John W. McComb
[1833 - c1920]
|Mary M. McComb|
EARTH OPENED BY SIDE OF TRACK
Mr. and Mrs. J. W. McComb Tell of Their Experiences In the California Earthquake -- Train Almost Engulfed in a Sink Hole -- Delayed 40 Hours by Landslide.
We left Santa Ana Tuesday morning, April 17,  for Los Angeles where we remained four hours to get a train. We then took the coast route of the Southern Pacific for Oakland. At 5:15 Wednesday morning we felt a jar that almost threw us out of our births. I supposed that it was caused by a broken rail or some such accident and after I had gotten up asked somebody what was the matter with the train, I was informed that it was an earthquake. We were then at a little place called Pajaro, beyond which is a cut through which we ran and then there was a place where it looked as if a fill has been made.
I could feel the cars sinking and as I looked out of the window could see a crack in the earth along side the track a foot wide and Mrs. McComb said there was one as wide on the other side. The ties seemed to be settling into the muck. A mail train following just behind us had a hard time in pulling out of this sink hole. The tracks were clear down into the muck and the Engineer told me that at one time he was afraid the weight of the rear end of the train would pull the engine back into the cavity. At this point there was a landslide just ahead of us that was caused by the earthquake and we were held here forty hours.
While we were waiting here a man from Iowa and myself went back to the "crater," out of which the train had just pulled, and there were three distinct waterspouts rapidly filling the depression with water. One of the spouts was as large through as a man's body and the other two were from four to six inches through. The railroad was at the bottom of this rapidly forming lake and the spouting water steamed as if it was hot, but we could not get near enough to make sure. A Catholic church in Pajaro was destroyed and a number of people buried in the ruins and burned. For the next fifty miles there was not a house, but showed effects of the earthquake and not a chimney was to be seen. An old ladies' home was destroyed and many killed.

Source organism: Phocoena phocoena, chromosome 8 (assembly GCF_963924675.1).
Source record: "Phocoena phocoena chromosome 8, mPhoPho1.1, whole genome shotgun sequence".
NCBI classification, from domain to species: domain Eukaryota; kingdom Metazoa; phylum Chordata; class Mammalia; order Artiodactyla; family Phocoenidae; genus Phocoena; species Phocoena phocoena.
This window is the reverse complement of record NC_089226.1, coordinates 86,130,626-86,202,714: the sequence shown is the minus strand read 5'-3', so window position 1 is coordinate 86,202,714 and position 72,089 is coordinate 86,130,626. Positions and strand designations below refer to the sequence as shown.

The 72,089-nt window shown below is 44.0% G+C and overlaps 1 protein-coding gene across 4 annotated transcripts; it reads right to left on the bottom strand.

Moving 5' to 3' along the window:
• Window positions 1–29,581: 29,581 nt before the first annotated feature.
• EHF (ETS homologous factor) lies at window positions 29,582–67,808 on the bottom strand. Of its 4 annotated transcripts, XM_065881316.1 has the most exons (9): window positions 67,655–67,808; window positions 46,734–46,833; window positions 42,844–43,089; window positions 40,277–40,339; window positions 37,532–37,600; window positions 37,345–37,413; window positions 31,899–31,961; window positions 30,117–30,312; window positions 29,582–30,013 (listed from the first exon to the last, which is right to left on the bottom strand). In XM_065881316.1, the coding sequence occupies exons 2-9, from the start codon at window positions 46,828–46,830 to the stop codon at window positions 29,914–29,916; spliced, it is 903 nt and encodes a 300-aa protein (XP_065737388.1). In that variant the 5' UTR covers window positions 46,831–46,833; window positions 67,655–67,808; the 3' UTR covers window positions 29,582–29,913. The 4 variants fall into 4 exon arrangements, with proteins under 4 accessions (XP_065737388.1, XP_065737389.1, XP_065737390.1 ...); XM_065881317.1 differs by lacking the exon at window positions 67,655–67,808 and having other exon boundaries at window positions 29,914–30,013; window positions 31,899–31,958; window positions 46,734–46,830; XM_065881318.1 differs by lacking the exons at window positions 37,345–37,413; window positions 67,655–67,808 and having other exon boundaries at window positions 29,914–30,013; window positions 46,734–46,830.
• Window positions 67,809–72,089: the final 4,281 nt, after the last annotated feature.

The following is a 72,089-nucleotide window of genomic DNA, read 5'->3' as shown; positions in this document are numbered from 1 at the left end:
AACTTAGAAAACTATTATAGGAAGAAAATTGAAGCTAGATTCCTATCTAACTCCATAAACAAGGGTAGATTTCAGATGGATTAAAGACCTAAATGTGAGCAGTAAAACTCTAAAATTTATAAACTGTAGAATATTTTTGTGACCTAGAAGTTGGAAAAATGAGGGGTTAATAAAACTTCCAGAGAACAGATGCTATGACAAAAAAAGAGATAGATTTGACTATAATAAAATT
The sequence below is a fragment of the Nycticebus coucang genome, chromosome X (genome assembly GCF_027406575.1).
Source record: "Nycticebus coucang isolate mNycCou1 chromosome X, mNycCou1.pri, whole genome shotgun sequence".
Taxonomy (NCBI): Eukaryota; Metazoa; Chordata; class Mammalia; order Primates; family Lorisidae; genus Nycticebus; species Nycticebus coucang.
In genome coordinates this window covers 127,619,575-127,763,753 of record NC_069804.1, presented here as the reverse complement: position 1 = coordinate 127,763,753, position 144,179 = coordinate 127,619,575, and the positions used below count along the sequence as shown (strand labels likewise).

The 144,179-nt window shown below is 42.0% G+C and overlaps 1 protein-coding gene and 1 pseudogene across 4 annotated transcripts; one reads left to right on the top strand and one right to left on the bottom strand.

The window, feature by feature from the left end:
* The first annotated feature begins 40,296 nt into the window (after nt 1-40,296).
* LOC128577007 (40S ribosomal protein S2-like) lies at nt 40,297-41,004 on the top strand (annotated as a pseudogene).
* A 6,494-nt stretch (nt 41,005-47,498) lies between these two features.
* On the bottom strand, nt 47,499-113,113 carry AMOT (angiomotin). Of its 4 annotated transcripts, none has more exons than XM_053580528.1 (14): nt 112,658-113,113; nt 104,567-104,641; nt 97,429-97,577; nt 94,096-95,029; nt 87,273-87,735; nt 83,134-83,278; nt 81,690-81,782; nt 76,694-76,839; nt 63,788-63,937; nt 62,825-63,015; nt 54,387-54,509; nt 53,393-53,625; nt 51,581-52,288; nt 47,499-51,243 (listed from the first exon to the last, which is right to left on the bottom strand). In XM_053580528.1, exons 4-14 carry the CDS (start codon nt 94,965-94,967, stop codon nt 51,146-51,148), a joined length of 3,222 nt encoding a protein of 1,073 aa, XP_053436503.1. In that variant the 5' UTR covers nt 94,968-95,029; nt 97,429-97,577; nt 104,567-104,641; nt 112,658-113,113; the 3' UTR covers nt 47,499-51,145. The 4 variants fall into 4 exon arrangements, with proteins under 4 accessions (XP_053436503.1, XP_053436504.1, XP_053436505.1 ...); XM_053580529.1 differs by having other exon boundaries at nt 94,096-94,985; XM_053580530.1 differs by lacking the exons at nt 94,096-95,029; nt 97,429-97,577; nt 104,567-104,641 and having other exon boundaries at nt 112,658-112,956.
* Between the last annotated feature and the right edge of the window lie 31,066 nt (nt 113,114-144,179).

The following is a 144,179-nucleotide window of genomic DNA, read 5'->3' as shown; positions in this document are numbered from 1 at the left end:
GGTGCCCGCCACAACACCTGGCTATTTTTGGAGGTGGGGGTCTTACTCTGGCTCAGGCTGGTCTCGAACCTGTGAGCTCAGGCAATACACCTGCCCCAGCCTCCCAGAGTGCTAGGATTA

Had it not been for the fact that we were about one-half hour late our train would have been completely demolished. A freight train that was running ahead of us on our schedule was buried by the landslide and wrecked. When arrangements had been made so that we could get around the landslide, we were taken out of the sleepers and the train divided. A wrecking train had made a temporary track around the landslide. We began to move on very slowly and could feel the track settling under us. At one place it seemed that we would surely tip over, but we managed some how to keep right side up. At the landslide proper we all had to get out of the cars and walk about half a mile. In the landslide boulders bad rolled down from the mountain, struck the track and shoved it for many feet out of its place. The rails were twisted and bent and many of them broken in two. A little farther along there was a bridge 200 feet long over a stream about 50 feet below. Some of the irons of the bridge from 6 to 8 inches through were broken. The baggage was transferred on hand cars across the bridge and the passengers had to crose on foot. A plank was laid along the center of the bridge and the men helped the women across.